The Minotauress interpreter scratched her eyebrow. It was a motion already established with her four co-conspirators to hold off on their distraction. The four masked onlookers behind the crates limited their movements.
"This won't be light work as advertised. A book this large will take no less than a few months to interpret thoroughly. I would need take it with me."
The Chroniclere was neither baffled nor riled by the Minotauress' answer. He opened his mouth to answer when—
Behind Brannondorion, a foot crackled on dried leaves in the grass. He turned, as did the other masked three, to look behind him. A boy, no older than ten was slowly backing away, fear in his eyes. When he saw the masked bandits look at him, he squealed out.
"They're here! They're here!"
"Who's here?" One man called, his shovel in hand.
"More graverobbers or bandits?" Another man closed some distance between he and the boy, still unable to see the four masked individuals behind the crates.
"N-not just any bandits! It's the Five Fingers!"
And they were thus; Rose Lips, the silver-tongued mercenary, and Drifty, the wandering thief, Black-Tie, the sharpshooting embezzler, and Traveler, the mysterious assassin. And the four of them were led by the elderly Freddy. And they were the Five Fingers, pirates who for the last few years made a great and terrible name for themselves.
At this, the boy fled into the woods screaming. A man, his father or brother, ran in after him, and a few of the more cowardly workers threw down their shovels and fled behind him. The adults who remained picked up their shovels as weapons but kept their distance in fear as the four masked stood on their feet.
"The Five Fingers. I am not the least bit surprised. Stealing a lot of artifacts lately. I was sure to run into you."
Drifty bounded forward without order, the orange and white scarf dancing in the wind behind him as he closed distance on the Chroniclere. Traveler moved forward as if to join him, or limit him maybe, but the leader Freddy commanded against it in authority:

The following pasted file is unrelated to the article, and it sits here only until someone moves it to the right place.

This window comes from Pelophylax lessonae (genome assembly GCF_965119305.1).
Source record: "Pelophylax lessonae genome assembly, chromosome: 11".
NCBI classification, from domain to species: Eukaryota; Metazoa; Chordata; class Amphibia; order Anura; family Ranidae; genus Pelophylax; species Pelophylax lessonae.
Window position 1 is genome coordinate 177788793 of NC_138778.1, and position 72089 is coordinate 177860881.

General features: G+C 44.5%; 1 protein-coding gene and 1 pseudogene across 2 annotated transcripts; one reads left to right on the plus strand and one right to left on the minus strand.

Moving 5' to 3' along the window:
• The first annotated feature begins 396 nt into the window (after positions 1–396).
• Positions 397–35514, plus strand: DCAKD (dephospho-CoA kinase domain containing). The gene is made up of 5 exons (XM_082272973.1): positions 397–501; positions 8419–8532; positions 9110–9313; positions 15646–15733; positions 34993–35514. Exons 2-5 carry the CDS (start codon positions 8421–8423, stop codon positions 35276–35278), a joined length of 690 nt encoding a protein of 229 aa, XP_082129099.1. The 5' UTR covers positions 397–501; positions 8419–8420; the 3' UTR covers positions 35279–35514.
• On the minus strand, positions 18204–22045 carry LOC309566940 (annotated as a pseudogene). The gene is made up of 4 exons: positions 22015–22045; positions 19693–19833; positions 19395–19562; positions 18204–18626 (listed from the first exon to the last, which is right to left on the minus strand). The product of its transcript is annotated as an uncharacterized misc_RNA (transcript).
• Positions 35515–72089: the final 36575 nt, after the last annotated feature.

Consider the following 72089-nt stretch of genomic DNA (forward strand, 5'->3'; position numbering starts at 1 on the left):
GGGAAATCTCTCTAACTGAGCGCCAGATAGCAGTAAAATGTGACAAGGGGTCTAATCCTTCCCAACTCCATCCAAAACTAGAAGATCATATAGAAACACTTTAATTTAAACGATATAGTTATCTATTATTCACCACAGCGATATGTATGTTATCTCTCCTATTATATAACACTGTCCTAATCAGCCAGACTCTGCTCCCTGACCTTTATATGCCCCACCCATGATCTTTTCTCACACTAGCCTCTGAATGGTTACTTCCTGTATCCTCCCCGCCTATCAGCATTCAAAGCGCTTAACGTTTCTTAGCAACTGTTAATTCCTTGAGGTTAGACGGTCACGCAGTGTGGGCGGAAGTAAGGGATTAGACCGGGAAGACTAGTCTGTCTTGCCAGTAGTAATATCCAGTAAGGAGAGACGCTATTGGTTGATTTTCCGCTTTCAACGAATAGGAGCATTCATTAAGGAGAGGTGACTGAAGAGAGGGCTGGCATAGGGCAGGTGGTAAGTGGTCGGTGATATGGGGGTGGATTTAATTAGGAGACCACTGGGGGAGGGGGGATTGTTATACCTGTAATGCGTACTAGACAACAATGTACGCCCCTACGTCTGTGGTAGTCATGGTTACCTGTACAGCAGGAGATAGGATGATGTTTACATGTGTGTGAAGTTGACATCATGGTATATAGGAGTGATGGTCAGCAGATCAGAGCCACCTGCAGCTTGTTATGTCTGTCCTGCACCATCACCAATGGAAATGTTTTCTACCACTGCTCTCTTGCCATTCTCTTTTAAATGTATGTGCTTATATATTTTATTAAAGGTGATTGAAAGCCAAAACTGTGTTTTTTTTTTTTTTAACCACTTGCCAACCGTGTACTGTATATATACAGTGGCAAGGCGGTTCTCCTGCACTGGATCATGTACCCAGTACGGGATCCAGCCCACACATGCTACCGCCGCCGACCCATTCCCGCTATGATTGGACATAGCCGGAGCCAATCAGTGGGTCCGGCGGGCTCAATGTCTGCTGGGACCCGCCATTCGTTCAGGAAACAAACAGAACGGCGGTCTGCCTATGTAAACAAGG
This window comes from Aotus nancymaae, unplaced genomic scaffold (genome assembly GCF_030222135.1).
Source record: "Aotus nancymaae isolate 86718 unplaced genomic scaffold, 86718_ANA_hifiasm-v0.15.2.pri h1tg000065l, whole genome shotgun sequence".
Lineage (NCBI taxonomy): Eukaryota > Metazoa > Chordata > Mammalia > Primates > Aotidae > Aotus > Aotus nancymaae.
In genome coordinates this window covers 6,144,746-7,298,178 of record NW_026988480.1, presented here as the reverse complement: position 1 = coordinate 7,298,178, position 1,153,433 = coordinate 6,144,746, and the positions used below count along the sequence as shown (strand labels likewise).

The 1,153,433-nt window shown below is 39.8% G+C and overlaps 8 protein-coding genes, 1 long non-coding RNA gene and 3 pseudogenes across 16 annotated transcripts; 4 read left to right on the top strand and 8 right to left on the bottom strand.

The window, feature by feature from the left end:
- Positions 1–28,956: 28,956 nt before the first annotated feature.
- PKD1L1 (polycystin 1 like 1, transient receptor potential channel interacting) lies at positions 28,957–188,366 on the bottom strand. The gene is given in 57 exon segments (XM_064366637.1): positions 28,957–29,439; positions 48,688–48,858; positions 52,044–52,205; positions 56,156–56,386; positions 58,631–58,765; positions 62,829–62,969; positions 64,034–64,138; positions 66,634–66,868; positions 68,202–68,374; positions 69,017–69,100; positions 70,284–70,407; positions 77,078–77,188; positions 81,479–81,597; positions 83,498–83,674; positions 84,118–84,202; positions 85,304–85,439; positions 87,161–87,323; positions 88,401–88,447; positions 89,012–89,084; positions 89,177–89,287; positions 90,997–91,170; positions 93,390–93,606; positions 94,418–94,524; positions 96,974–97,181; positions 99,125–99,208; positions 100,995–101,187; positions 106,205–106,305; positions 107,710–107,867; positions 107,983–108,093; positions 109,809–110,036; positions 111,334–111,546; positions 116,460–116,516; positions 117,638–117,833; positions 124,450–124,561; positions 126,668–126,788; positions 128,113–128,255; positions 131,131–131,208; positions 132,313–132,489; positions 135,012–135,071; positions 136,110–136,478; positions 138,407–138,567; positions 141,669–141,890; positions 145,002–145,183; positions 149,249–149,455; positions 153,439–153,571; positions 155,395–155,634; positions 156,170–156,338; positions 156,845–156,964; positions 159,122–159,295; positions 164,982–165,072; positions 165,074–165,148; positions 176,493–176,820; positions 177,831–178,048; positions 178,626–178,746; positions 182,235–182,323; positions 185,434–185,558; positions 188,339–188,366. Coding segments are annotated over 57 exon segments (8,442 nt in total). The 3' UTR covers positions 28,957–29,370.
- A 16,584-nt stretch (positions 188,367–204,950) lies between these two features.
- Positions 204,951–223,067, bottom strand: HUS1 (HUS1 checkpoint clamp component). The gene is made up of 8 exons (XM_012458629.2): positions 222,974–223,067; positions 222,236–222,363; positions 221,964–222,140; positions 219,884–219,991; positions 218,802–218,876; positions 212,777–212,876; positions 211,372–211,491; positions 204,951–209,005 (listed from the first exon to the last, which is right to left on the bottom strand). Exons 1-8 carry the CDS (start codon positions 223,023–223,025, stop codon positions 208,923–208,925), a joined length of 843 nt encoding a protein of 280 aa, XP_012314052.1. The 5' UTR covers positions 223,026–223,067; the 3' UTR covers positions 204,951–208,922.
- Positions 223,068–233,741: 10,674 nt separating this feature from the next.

"No. Permit the thief. This one wert always his fight."
"Baskerville, my swords," the Chroniclere asked of one of the workers. An elderly man, the tent city's doctor it seemed, tossed the Chroniclere a pair of odd swords, the first, long but extremely thin, with looped guards and decorative quillions. A rapier. The second sword was large, had a sharp edge adjacent from a dull edge, and a slight curvature. An espada.
The thief Drifty drew two bladed weapons as well and was immediately at the Chroniclere's forefront. A few of the shovel-wielders stumbled away from the two swordsmen. Drifty stabbed with his left, a dagger, and cut with his right, a sabre. The Chroniclere blocked and parried with ease and grace, spinning, letting the tassels of his cape fly. The thief was unimpressed and undeterred. He stabbed again, sliced again, stabbed and sliced, stabbed and sliced. The Chroniclere clanged his espada alone against the steels of his attacker, slapping away gently the dagger right and the saber left, right and left, right and left. The Chroniclere threw his crimson cape onto the face of his opponent who, in removing it with haste, could only narrowly dodge a cross swing of the Scholar's two blades with an instinctive backward arch of his back. The two cleaved their four odd blades.
"Not bad, Coggenspire," the thief told the Chroniclere. "I've been dying for this fight a long while."
Chroniclere Coggenspire was bewildered and pushed the thief away from him. Drifty seized an opportunity to jab his sabre low and hard toward the Chroniclere's abdomen, to disembowel the man, but the man was faster than he. The Chroniclere let slip his rapier for a moment, letting an amount of the sabre's blade weave between the guards and quillions of its beautiful hilt, the sabre's tip tearing ever so slightly a thread of his pin-striped vest. Grabbing the rapier by the pommel, he pirouetted, backhanding the thief across the face for insult and effect—the Chroniclere loved his flair—while the rotation of the rapier flung his opponent's weapon into the distance. Innocent men and women ducked and dodged for their own mortality's sake.
"Yvadni," the Chroniclere said aloud and the espada flashed and glowed like green dragon's fire and Ithyna relived a moment in shock.